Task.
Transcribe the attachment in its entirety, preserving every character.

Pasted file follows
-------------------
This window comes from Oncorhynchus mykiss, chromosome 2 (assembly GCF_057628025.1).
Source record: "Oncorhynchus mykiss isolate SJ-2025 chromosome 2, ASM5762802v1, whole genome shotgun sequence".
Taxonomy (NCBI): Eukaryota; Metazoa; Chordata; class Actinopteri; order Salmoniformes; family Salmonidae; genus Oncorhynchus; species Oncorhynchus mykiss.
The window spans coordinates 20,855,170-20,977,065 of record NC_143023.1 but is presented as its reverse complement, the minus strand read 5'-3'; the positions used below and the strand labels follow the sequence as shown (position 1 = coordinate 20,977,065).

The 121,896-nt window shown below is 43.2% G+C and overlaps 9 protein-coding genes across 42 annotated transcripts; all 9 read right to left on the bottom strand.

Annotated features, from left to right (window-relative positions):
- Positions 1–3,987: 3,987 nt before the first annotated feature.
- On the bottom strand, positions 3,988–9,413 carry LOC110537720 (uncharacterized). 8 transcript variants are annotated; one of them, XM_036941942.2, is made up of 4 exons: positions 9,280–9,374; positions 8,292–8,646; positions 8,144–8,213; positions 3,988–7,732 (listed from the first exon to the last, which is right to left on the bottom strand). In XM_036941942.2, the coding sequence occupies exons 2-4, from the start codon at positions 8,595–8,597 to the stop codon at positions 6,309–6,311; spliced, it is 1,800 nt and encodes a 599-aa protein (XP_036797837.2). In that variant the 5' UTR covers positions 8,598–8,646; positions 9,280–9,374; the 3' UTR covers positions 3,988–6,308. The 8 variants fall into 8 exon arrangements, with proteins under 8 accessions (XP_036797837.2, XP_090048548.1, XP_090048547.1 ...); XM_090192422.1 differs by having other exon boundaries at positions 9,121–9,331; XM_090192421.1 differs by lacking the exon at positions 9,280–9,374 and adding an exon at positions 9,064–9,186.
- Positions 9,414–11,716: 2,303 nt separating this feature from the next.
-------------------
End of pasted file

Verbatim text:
This window comes from Oncorhynchus mykiss, chromosome 2 (assembly GCF_057628025.1).
Source record: "Oncorhynchus mykiss isolate SJ-2025 chromosome 2, ASM5762802v1, whole genome shotgun sequence".
Taxonomy (NCBI): Eukaryota; Metazoa; Chordata; class Actinopteri; order Salmoniformes; family Salmonidae; genus Oncorhynchus; species Oncorhynchus mykiss.
The window spans coordinates 20,855,170-20,977,065 of record NC_143023.1 but is presented as its reverse complement, the minus strand read 5'-3'; the positions used below and the strand labels follow the sequence as shown (position 1 = coordinate 20,977,065).

The 121,896-nt window shown below is 43.2% G+C and overlaps 9 protein-coding genes across 42 annotated transcripts; all 9 read right to left on the bottom strand.

Annotated features, from left to right (window-relative positions):
- Positions 1–3,987: 3,987 nt before the first annotated feature.
- On the bottom strand, positions 3,988–9,413 carry LOC110537720 (uncharacterized). 8 transcript variants are annotated; one of them, XM_036941942.2, is made up of 4 exons: positions 9,280–9,374; positions 8,292–8,646; positions 8,144–8,213; positions 3,988–7,732 (listed from the first exon to the last, which is right to left on the bottom strand). In XM_036941942.2, the coding sequence occupies exons 2-4, from the start codon at positions 8,595–8,597 to the stop codon at positions 6,309–6,311; spliced, it is 1,800 nt and encodes a 599-aa protein (XP_036797837.2). In that variant the 5' UTR covers positions 8,598–8,646; positions 9,280–9,374; the 3' UTR covers positions 3,988–6,308. The 8 variants fall into 8 exon arrangements, with proteins under 8 accessions (XP_036797837.2, XP_090048548.1, XP_090048547.1 ...); XM_090192422.1 differs by having other exon boundaries at positions 9,121–9,331; XM_090192421.1 differs by lacking the exon at positions 9,280–9,374 and adding an exon at positions 9,064–9,186.
- Positions 9,414–11,716: 2,303 nt separating this feature from the next.